Sunday, October 03, 2010

Software modeling and Issues

Understanding the problem/activity to solve more deeply and knowledge
of various architectural design patterns helps to evolve a
reliable,performant and scalable solution. Applying same design pattern
or getting into a fixed/rigid way of solving all problems is a major
issue and cripple the functioning of software. eg: Presentation,
compute,data oriented problems are all unique and one cannot apply a
same pattern to all these problems.
Also One need to understand is no matter how hard you analyze and design
in development or testing there would be some disruputive innovation
coming along which may force you to rethink your design if not in near
future, These disruptive innovations are inevitable and one cannot
accomodate for them in design but you can anticipate minor changes and
provide "knobs" in design to turn on/off certain minor but yet can
change performance/scalability to some extent.

It is not surprising atleast for me having spent last 10+years in
software testing on large systems to see that most of the java apps
still suffer from Concurrency and GC issues.
Lot of research is going into Concurrency area with functional
constructs similar to erlang,clojure,scala etctype coming into java 7
and more into atomic locking constructs,scaling across cores.
This is still a growing area with Software/Hardware Transactional Memory
, Message passing,shared state with more controls etc all the techniques
explored in terms of code clarity, time/space trade offs etc . Even
hardware/software co-design like that of Oracle's Exalogic,Azul compute
appliances etc)
Another area is embracing with some sort of predictive/limited or
avoiding as much as GC as possible.

I had been involved in Software testing from stability,performance,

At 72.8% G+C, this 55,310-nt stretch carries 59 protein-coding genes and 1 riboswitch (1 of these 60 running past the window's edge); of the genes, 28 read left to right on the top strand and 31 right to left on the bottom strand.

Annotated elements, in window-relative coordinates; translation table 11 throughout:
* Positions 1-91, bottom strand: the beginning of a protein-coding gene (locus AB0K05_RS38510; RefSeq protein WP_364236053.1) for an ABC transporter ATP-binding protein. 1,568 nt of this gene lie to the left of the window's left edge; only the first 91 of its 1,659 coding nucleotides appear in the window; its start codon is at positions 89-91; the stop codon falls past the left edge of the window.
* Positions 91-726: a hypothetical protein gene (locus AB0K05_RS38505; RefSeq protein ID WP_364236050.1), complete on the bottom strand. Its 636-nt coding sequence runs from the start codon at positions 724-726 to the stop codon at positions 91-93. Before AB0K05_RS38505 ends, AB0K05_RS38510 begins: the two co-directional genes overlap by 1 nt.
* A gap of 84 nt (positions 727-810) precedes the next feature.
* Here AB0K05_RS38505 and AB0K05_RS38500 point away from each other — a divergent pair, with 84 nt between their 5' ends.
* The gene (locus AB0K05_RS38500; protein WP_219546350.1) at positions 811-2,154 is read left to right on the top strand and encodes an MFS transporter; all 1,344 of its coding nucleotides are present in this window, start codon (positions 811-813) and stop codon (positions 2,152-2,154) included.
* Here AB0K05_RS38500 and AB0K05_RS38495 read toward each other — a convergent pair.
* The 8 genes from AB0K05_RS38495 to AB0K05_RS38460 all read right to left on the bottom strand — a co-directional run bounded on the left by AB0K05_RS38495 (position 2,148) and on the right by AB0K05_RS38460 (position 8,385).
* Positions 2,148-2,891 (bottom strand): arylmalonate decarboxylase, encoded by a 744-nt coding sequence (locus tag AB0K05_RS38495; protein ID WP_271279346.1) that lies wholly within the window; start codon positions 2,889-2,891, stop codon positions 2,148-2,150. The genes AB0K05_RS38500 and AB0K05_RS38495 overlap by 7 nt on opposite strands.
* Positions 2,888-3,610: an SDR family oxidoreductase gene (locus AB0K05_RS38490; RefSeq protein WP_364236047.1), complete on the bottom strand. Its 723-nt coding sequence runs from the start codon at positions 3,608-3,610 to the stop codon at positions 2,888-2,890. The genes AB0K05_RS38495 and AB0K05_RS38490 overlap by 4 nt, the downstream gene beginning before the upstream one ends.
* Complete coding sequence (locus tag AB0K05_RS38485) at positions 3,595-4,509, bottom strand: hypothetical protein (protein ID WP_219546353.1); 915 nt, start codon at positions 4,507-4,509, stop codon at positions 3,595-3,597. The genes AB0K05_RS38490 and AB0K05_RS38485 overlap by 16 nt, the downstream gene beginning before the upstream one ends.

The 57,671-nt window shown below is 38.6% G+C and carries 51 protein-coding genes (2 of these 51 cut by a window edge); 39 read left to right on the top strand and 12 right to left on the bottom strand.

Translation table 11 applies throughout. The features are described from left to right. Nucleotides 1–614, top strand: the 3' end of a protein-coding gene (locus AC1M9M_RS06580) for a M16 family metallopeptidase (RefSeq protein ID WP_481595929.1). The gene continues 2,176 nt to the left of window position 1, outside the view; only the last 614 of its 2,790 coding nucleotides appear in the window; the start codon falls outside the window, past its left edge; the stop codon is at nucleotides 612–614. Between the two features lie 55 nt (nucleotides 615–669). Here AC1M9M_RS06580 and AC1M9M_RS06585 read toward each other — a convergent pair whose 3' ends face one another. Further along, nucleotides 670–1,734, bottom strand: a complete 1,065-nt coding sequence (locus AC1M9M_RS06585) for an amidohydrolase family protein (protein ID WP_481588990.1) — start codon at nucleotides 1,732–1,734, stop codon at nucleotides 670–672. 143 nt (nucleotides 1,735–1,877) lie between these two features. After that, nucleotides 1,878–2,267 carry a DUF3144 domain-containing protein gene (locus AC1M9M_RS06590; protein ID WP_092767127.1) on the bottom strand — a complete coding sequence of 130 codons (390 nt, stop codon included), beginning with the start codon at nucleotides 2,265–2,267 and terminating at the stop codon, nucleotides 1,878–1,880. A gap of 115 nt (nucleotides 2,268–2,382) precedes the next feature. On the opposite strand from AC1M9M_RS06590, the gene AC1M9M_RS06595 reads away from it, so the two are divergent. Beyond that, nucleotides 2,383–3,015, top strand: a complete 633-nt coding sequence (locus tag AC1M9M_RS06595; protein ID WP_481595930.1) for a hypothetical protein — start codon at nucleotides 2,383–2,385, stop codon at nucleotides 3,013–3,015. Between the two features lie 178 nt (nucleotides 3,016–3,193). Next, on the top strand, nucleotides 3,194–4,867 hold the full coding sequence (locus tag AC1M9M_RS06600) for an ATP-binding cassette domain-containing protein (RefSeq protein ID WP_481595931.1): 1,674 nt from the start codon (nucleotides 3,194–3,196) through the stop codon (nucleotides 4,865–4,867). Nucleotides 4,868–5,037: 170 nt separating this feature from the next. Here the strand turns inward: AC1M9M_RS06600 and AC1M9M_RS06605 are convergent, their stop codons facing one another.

scalability aspects right from 2000 starting with mainframes(COBOL,
CICS) to latest apps running on JVM using various design patterns.
Manytimes i tell people on things to watch out for or my opinions which
they do initially neglect and later on come back to me to say "Oh yes
you said that sometime back...i didnt get it..."

Friday, October 01, 2010

Concurrency and scaling choices

Let me make it clear for whoever is reading my blog the following:

"I neither speak for my company i work for
nor my company speaks for me.
All the ideas,thoughts and impressions on the tools i list in my blog
are my own "

JSR 166 - concurrency utilities apply for JS2E 1.5 onwards whereas JSR
237 is an attempt to take it to J2EE 1.4 onwards at the container level.
JSR 173 - Streaming xml parser aka pull parser is something that i
find needed for certain situations and is not thought of most by people
when comes to XML parsing.
(Roguewave and VTD-XML are other choices i hear from my friends but i
dont know much that i want to think about sometime later)

JSR 107 - JCache/caching in java is another big area that interests
me with many technologies emerging to support this area,
( Oracle's Coherence,JGroups with Infinispan, Gigaspaces,
Terracoata,GridGain, Open source Hazelcast are some of the useful ones
if one is interested to explore this area each one
with varying capabilities and usecases)

Wednesday, September 22, 2010

JSR 166 and JSR 173

For some strange reason i found myself needing to know the design
decisions on the 2 JSR s 166 and 173.
If time permits would cover a blog on why i feel these two run in my
mind of late and the importance of them with regards to

On a side note, i see lot of people often either use wrong API or
reinvent the wheel possibly they dont know the merits or unable to use
the standard tested APIs/utilities
and sometimes stray into disasters both correctness and performance of
the intended functionality.

Saturday, September 11, 2010

Most often Stack/runtime does it better than you

Throughout my interaction with many developers/experienced people i
sometimes find it hard to explain/convince people that the code written
by runtime is cheaper and well thought of than trying to do the same in
application layer.

Most of the tracking/diagnostic are well handled by the technology stack
or the runtime. eg; Your OS,DB or your VM can do much cheaply and safely
the tracking and diagnostic capabilities for your application running on
top of them. So there is no reason why you one may need to do that same
in your application code and you can focus on your business/logic of the
application. Yet one may have to ocassionally use the underlying
diagnostic facilities/external API exposed to add some context which may